This forward-looking orientation continues with two chapters (two and three) that seek to underscore the efficacy of experiential learning in a variety of ways: through the retrospective application of action research precepts to a community project to determine the basis of its success; through the theoretical explorations of the salutary outcomes of disciplinary interactions using the example of strategic entrepreneurship; and via a case study of the creation of opportunities for community economic development by grafting theories and frameworks across the for-profit and not-for-profit divide into community organisations. Chapter four adds a further twist to the swirling debate on productive sustainability by arguing for a reconfiguration of organisations’ sustainability challenges as one of improving innovation performance by creating dynamic balance between exploration and exploitation. In doing so it broadens the discourse to include organisational strategy.

Building on these ideas, the next three chapters examine leadership repertoires for dealing with different challenges. Chapter five posits that a firm’s strategy, leadership, and processes are not only correlated to specific environments, but that particular characteristics can be broadly connected with different eras. Chapter six then identifies the three new challenges of sustainable development, base of pyramid engagement, and managing risk in a globalised world that organisations need to address at this particular time. Chapter seven concludes the trilogy by identifying an emerging set of leadership practices for engaging productively with such high velocity change.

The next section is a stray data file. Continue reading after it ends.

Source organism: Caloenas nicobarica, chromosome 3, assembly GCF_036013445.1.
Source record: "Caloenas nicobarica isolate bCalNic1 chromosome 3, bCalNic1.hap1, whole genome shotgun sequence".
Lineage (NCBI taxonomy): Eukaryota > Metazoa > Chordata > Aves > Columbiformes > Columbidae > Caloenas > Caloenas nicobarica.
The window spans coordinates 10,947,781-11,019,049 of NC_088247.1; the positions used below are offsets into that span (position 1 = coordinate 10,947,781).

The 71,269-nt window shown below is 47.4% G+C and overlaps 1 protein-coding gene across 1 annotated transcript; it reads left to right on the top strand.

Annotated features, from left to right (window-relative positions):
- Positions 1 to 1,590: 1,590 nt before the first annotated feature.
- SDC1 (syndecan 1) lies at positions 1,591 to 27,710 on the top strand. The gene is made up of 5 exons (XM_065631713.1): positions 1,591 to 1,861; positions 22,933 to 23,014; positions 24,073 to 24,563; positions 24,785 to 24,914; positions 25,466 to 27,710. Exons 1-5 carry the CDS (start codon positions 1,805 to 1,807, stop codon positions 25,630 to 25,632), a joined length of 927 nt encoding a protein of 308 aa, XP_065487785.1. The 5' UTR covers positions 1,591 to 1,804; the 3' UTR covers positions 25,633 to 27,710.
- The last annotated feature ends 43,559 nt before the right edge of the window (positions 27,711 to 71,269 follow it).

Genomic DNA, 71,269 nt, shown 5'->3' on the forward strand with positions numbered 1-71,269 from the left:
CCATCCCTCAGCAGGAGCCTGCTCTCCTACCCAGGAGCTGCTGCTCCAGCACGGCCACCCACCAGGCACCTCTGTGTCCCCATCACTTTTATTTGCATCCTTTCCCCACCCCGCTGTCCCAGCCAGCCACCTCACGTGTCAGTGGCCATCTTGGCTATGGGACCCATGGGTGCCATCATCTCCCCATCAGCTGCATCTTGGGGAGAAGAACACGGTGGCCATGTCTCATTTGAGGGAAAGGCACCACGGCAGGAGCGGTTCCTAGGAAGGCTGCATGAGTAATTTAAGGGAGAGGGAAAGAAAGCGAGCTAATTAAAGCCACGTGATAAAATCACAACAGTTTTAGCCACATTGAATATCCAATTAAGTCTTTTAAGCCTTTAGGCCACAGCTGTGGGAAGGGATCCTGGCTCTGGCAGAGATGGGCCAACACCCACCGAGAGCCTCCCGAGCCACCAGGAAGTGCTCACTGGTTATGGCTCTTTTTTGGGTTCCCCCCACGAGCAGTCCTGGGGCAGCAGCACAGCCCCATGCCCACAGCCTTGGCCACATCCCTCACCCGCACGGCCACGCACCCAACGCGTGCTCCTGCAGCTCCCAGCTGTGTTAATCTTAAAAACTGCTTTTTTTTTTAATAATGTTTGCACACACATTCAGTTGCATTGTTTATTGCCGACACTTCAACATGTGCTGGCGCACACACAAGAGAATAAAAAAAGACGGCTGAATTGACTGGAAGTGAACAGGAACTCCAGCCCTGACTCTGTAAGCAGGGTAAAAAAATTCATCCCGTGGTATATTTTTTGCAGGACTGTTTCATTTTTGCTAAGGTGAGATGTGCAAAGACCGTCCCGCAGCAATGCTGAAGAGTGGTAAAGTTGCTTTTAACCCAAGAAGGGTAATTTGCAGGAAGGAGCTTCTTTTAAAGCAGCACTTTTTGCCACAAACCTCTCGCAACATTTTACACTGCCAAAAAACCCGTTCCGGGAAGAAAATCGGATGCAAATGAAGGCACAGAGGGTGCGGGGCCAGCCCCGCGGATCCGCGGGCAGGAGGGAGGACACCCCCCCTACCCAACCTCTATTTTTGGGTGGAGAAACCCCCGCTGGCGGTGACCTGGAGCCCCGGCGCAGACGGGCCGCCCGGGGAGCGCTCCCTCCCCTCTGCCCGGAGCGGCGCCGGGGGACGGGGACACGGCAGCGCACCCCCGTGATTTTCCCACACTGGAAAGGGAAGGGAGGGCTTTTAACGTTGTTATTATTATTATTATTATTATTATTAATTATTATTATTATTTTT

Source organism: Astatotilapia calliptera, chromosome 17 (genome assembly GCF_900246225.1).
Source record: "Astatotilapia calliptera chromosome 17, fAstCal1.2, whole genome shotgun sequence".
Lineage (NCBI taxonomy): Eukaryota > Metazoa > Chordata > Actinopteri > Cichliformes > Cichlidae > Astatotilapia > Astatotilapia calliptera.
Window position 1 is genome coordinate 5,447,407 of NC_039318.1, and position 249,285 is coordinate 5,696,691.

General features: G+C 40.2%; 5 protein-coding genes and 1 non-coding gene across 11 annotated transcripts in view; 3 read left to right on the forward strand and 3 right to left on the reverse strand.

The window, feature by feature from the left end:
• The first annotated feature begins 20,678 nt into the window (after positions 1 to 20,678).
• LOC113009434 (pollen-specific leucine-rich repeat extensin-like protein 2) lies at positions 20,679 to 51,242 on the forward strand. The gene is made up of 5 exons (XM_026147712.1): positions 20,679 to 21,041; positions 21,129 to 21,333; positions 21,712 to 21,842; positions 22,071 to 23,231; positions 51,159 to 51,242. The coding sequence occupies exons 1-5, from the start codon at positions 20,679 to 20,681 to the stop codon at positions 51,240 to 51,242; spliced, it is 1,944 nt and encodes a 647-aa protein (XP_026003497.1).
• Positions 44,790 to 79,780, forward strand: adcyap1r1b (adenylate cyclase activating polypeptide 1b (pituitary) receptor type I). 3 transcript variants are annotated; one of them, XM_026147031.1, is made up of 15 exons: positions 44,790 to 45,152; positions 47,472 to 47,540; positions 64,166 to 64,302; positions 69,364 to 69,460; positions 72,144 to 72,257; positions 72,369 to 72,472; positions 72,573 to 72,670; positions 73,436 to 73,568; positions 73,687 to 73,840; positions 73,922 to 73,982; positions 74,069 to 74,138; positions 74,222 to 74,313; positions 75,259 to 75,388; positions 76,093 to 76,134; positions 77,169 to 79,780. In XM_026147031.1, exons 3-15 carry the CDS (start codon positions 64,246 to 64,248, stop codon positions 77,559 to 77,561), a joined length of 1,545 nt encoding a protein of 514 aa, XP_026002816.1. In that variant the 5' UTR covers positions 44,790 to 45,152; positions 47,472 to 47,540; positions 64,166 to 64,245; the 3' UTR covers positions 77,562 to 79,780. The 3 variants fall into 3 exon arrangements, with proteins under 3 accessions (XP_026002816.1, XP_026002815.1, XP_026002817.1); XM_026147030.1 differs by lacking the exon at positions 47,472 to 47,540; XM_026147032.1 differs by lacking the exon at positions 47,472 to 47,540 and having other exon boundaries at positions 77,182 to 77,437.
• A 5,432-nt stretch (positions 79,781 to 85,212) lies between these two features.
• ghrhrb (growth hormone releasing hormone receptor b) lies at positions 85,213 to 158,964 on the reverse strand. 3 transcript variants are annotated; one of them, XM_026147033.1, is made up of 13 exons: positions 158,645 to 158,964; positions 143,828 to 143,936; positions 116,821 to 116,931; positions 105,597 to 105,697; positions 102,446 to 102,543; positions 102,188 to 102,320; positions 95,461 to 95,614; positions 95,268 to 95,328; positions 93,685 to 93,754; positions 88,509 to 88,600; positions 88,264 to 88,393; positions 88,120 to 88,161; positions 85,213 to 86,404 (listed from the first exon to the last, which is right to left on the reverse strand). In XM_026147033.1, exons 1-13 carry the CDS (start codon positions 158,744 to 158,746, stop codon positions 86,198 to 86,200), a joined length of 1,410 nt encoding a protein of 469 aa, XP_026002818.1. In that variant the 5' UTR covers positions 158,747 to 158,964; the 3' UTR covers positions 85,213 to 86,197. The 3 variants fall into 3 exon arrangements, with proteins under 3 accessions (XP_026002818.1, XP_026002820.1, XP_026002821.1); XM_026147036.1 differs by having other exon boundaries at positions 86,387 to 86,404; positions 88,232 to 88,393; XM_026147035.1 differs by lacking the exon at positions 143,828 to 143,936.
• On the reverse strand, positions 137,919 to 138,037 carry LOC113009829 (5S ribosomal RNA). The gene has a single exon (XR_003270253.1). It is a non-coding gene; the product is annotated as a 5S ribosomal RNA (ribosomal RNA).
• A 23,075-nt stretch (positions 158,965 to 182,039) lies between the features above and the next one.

The final five chapters focus on a grounded theory study, which is both a piece of original research in its own right, and an avenue that enables an extension and validation of the earlier concerns through the two research questions “What existing and likely future challenges face contemporary Australian businesses and what current and emerging practices are leaders using to address productive sustainability?”. The study involves senior leaders of successful Australian-based businesses who participate in theorising both existing and future challenges and the parallel emerging practices that leaders are using to meet them. Chapters eight, nine, and ten frame the grounded theory research, and describe the sampling and analysis of data in the study. Chapters eleven and twelve describe the study’s findings, and its conclusions respectively.

The data from the grounded theory research reveals that participants describe the prevailing environment as complex. They evidence it in the display of one, or more, of the following three key characteristics: dynamic, layered, interdependent, interconnected, and patterned organisational challenges; marked/radical shifts in markets, competition, technology and customers’ definition of value; and uncertain, unpredictable, and uncontrollable global driving forces.

This research further develops the theory that leadership’s successful response to this complex environment is the Ensemble Leadership Repertoire. The name has been chosen to provide “vivid imagery” (Locke, 2001, p. 72) to three practices taken together and working in harmony: Firstly, sharing fates and interdependence; secondly, exploring deeper meaning; and finally the emerging practice of “Zeitgeist” (i.e., integrating cognition, conscience and collective spirit). As the name “Ensemble” suggests, these three practices are not manifested individually in exclusion to each other, and/or as a paradigmatic shift from one practice to the other. Rather, successful leadership demonstrates all three practices, as appropriate, as an Ensemble Repertoire in the pursuit of sustainable organisational productivity.